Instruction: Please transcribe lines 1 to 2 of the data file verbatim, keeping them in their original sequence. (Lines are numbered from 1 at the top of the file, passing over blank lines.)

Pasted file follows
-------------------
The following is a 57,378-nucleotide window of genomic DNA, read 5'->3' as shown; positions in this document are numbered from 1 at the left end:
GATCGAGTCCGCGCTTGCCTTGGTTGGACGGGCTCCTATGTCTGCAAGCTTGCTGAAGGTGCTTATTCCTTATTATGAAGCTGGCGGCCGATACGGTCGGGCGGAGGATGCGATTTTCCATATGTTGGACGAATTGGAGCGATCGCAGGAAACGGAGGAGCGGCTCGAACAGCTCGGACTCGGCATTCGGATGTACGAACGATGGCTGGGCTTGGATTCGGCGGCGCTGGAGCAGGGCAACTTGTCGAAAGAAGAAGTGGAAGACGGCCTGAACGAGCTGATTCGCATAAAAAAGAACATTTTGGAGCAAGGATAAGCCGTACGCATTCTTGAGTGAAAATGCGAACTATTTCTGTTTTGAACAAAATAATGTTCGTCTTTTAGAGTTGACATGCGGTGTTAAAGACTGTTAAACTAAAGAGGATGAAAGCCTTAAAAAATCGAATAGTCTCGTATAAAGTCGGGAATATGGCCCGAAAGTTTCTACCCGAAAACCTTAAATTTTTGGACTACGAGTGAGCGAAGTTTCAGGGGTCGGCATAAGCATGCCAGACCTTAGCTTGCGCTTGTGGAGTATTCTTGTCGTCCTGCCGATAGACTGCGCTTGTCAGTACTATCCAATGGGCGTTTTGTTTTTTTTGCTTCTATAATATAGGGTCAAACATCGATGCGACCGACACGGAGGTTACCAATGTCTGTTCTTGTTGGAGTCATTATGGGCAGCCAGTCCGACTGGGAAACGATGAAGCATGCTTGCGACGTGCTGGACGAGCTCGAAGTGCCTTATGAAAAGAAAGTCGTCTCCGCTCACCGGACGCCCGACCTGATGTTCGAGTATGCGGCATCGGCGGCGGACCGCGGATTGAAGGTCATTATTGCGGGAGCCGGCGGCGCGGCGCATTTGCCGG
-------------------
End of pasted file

The following is a 57,378-nucleotide window of genomic DNA, read 5'->3' as shown; positions in this document are numbered from 1 at the left end:
GATCGAGTCCGCGCTTGCCTTGGTTGGACGGGCTCCTATGTCTGCAAGCTTGCTGAAGGTGCTTATTCCTTATTATGAAGCTGGCGGCCGATACGGTCGGGCGGAGGATGCGATTTTCCATATGTTGGACGAATTGGAGCGATCGCAGGAAACGGAGGAGCGGCTCGAACAGCTCGGACTCGGCATTCGGATGTACGAACGATGGCTGGGCTTGGATTCGGCGGCGCTGGAGCAGGGCAACTTGTCGAAAGAAGAAGTGGAAGACGGCCTGAACGAGCTGATTCGCATAAAAAAGAACATTTTGGAGCAAGGATAAGCCGTACGCATTCTTGAGTGAAAATGCGAACTATTTCTGTTTTGAACAAAATAATGTTCGTCTTTTAGAGTTGACATGCGGTGTTAAAGACTGTTAAACTAAAGAGGATGAAAGCCTTAAAAAATCGAATAGTCTCGTATAAAGTCGGGAATATGGCCCGAAAGTTTCTACCCGAAAACCTTAAATTTTTGGACTACGAGTGAGCGAAGTTTCAGGGGTCGGCATAAGCATGCCAGACCTTAGCTTGCGCTTGTGGAGTATTCTTGTCGTCCTGCCGATAGACTGCGCTTGTCAGTACTATCCAATGGGCGTTTTGTTTTTTTTGCTTCTATAATATAGGGTCAAACATCGATGCGACCGACACGGAGGTTACCAATGTCTGTTCTTGTTGGAGTCATTATGGGCAGCCAGTCCGACTGGGAAACGATGAAGCATGCTTGCGACGTGCTGGACGAGCTCGAAGTGCCTTATGAAAAGAAAGTCGTCTCCGCTCACCGGACGCCCGACCTGATGTTCGAGTATGCGGCATCGGCGGCGGACCGCGGATTGAAGGTCATTATTGCGGGAGCCGGCGGCGCGGCGCATTTGCCGG